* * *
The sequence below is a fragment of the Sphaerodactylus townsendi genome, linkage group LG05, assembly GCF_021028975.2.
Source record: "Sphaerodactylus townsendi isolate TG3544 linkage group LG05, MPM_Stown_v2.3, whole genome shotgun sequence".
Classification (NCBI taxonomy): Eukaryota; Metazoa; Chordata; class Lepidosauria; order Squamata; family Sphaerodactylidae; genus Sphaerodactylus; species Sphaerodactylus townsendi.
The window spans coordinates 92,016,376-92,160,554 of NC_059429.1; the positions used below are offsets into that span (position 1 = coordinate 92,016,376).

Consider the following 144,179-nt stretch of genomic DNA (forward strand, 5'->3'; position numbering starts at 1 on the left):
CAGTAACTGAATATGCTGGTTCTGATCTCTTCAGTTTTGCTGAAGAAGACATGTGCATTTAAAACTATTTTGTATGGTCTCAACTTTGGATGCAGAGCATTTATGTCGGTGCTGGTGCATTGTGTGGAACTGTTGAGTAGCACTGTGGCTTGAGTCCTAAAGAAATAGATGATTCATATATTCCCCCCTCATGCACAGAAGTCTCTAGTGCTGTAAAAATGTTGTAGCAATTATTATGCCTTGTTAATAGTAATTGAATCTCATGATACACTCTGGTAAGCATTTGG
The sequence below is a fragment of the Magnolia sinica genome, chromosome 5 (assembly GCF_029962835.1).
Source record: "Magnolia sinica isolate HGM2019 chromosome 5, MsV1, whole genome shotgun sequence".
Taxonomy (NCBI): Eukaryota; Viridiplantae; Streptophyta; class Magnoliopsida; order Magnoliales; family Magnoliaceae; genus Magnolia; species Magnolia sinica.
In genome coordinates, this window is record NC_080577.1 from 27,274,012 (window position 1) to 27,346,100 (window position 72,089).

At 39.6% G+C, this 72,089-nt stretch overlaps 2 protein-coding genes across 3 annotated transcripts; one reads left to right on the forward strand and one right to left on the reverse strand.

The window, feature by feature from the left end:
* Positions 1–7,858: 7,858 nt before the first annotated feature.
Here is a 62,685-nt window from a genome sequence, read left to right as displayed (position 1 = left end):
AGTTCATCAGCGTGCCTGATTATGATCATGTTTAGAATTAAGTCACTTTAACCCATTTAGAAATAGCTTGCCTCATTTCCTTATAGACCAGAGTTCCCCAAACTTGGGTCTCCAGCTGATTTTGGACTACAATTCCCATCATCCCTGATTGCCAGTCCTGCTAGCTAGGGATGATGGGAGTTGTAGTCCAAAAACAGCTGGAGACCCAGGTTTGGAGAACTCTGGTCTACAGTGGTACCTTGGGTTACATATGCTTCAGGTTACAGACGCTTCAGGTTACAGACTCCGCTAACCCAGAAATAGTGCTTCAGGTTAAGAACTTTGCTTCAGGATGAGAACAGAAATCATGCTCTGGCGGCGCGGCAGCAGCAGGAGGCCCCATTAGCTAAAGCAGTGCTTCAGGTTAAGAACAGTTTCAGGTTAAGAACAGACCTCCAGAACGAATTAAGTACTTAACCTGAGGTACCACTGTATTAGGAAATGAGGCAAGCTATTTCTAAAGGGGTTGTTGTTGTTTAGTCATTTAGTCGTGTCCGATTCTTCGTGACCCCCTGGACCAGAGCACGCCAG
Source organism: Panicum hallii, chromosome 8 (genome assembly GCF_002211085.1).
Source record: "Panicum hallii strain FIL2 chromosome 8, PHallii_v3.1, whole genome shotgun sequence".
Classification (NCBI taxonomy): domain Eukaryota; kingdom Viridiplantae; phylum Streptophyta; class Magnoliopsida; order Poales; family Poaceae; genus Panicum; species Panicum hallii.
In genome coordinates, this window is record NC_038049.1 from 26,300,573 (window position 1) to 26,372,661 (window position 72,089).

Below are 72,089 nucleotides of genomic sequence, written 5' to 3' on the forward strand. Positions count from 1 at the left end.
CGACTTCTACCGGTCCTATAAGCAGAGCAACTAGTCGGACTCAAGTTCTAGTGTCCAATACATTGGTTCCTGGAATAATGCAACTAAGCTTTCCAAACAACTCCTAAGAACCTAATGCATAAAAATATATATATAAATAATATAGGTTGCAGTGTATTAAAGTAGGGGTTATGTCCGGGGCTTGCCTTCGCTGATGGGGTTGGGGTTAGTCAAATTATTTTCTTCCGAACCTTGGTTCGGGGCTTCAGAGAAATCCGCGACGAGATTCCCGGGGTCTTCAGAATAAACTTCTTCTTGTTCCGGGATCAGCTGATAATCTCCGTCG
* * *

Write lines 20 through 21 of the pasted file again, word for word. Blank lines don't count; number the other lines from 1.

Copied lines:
Below are 72,089 nucleotides of genomic sequence, written 5' to 3' on the forward strand. Positions count from 1 at the left end.
CGACTTCTACCGGTCCTATAAGCAGAGCAACTAGTCGGACTCAAGTTCTAGTGTCCAATACATTGGTTCCTGGAATAATGCAACTAAGCTTTCCAAACAACTCCTAAGAACCTAATGCATAAAAATATATATATAAATAATATAGGTTGCAGTGTATTAAAGTAGGGGTTATGTCCGGGGCTTGCCTTCGCTGATGGGGTTGGGGTTAGTCAAATTATTTTCTTCCGAACCTTGGTTCGGGGCTTCAGAGAAATCCGCGACGAGATTCCCGGGGTCTTCAGAATAAACTTCTTCTTGTTCCGGGATCAGCTGATAATCTCCGTCG